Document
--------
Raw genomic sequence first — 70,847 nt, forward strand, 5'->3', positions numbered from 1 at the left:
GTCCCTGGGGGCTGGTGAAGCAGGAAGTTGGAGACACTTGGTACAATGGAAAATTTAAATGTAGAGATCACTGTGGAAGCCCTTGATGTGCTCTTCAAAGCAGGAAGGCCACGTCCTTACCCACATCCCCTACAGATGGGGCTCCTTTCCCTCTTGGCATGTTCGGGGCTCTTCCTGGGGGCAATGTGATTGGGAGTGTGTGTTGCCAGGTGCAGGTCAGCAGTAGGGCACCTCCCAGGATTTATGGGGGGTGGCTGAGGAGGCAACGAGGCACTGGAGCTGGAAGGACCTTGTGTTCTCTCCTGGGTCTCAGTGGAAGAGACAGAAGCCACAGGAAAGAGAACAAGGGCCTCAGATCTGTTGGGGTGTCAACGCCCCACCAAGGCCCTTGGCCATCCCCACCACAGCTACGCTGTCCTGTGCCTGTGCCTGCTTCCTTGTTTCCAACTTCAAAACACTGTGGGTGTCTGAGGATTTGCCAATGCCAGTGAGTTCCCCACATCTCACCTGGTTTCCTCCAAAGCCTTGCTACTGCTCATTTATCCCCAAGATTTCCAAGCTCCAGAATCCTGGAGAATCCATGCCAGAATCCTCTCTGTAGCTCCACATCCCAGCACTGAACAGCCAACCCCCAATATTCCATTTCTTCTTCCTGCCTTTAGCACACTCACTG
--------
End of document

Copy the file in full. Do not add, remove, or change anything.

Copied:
Raw genomic sequence first — 70,847 nt, forward strand, 5'->3', positions numbered from 1 at the left:
GTCCCTGGGGGCTGGTGAAGCAGGAAGTTGGAGACACTTGGTACAATGGAAAATTTAAATGTAGAGATCACTGTGGAAGCCCTTGATGTGCTCTTCAAAGCAGGAAGGCCACGTCCTTACCCACATCCCCTACAGATGGGGCTCCTTTCCCTCTTGGCATGTTCGGGGCTCTTCCTGGGGGCAATGTGATTGGGAGTGTGTGTTGCCAGGTGCAGGTCAGCAGTAGGGCACCTCCCAGGATTTATGGGGGGTGGCTGAGGAGGCAACGAGGCACTGGAGCTGGAAGGACCTTGTGTTCTCTCCTGGGTCTCAGTGGAAGAGACAGAAGCCACAGGAAAGAGAACAAGGGCCTCAGATCTGTTGGGGTGTCAACGCCCCACCAAGGCCCTTGGCCATCCCCACCACAGCTACGCTGTCCTGTGCCTGTGCCTGCTTCCTTGTTTCCAACTTCAAAACACTGTGGGTGTCTGAGGATTTGCCAATGCCAGTGAGTTCCCCACATCTCACCTGGTTTCCTCCAAAGCCTTGCTACTGCTCATTTATCCCCAAGATTTCCAAGCTCCAGAATCCTGGAGAATCCATGCCAGAATCCTCTCTGTAGCTCCACATCCCAGCACTGAACAGCCAACCCCCAATATTCCATTTCTTCTTCCTGCCTTTAGCACACTCACTG